Amazing advances in the ability to cure more and more illness marks the achievement of medical science. We thank God for such advances. Or, do we really? For most of us, after an initial sense of relief, in a loose way of speaking we are thankful for a return to the status ante, i.e. life, as we knew it before illness struck us down. I say, thank God I have my life back. Yet in so many instances to be cured of illness is not the same as being healed of what ails us.

Human well-being sometimes referred to as wellness or wholeness, or as Francis demonstrates holiness, requires the alignment of body, mind, and spirit. A physical or somatic cure can be part the process of healing but healing may also take place without being accompanied by a somatic cure. For healing is a holistic process of realignment that affects body, mind, and spirit, – soma, psyche, and pneuma. Wholeness-wellness -holiness – the interconnected elements that when realigned produce a transformation of perspective we call, healing.

It’s this transformation of perspective that is hinted at in Jesus’ words to the Samaritan. He is not only cured of his leprosy, his life is transformed in a new way that is so much more than the absence of illness. This is the experience of healing as practiced by Jesus. To be healed is to be ushered into a new dimension of perception and perspective that unblocks the wellspring of gratitude to overflow in us, and it is this that results in our becoming healed – reclothed in gratitude for God’s generosity.

Healing’s fruit

My reflections this last week on Francis reminded me that if we as a parish community are to meet the challenge facing us it will require more than the good stewardship of bricks, mortar, and institutional life. It will require of us to risk becoming healed. Francis was touched by the generosity of God and this made him a conduit through which the generosity of God flowed into a spiritually parched world. A man who in many ways remained a broken human being became a magnet for others drawn to the experience of God’s generosity.  Do we have the courage to allow ourselves to be similarly touched by the generosity of God? Individually, we may not match up to Francis. Yet, as a community, we can display Francis’ quality of magnetism and so change our world as he changed his? Do we have the courage to take such a risk?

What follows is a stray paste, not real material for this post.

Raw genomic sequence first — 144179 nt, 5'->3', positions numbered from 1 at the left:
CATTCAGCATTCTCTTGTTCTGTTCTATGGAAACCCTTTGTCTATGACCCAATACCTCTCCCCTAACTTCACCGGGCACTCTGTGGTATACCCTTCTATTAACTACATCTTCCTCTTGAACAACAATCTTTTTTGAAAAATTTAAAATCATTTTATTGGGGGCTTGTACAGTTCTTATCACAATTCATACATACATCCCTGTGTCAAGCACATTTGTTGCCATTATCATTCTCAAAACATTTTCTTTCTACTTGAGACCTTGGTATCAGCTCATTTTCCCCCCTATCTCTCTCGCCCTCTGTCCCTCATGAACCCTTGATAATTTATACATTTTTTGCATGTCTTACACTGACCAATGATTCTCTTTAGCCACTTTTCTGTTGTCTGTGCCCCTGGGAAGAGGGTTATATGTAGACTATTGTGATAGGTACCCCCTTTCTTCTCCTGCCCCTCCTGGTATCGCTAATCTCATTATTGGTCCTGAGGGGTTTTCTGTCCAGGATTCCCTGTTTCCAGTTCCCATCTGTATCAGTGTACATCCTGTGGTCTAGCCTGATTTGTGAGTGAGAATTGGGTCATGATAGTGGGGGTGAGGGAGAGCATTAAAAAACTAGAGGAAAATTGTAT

Our materialism hides so much from us concerning what truly ails us. Cure for whatimages-1 afflicts the body brings us no nearer to a healing of that which ails our hearts and souls.The fruit of gratitude is to no longer resist new opportunities to be generous. As we transition from October to November, towards our great act of national Thanksgiving, the interconnections between gratitude as the response to the experience of generosity and generous living as the fruit of gratitude – form a virtuous cycle. A virtuous cycle that we will need to more fully explore.

In the meantime let’s meditate on the question: Will we be the one who returns to thank God?

Where Does It Hurt?

Sermon from The Rev. Linda Mackie Griggs for Pentecost 20, Year C (Proper 22)                                    Lamentations 1:1-6 & Psalm 137


Of all of the comments that I have heard regarding the Bible over the past few months, the one issue that rises to the top of the list in frequency and level of concern is that of violence. Though it has been phrased any number of ways, the question is basically: “How can this sacred book, the inspired word of God, contain scenes of such brutality and cruelty?” The usual response of people who encounter passages like the ones that appear in, to name a few, Joshua, Judges, Esther, Kings, Psalms, and Revelation is to figuratively squeeze their eyes shut and stick their fingers in their ears as if to block out the offending words and images; to declare that such images don’t reflect our faith and therefore we can safely ignore them.

Would that it were that simple. Yes, God is good and we are God’s beloved people; after all, Jesus called us Children of Light. But to ignore the presence of violence in the Bible would be the equivalent of ignoring the fact that light casts a shadow. Our sacred scriptures contain violence because they are about US. They are about God’s love and call to us in all of our sinfulness and frailty. And cruelty to each other. We can’t ignore it. Violence is in the Bible because violence, whether physical, emotional, intellectual, or spiritual, is in us, like it or not.

So rather than set aside the difficult passages, we’re called to the challenge of engaging with them; understanding first that the inspiration of Holy Scripture didn’t stop with the writing. It continues with the reading and the wrestling. And when we engage this way, in this community, we can become better equipped to engage with the violence and suffering that confronts the world outside these walls.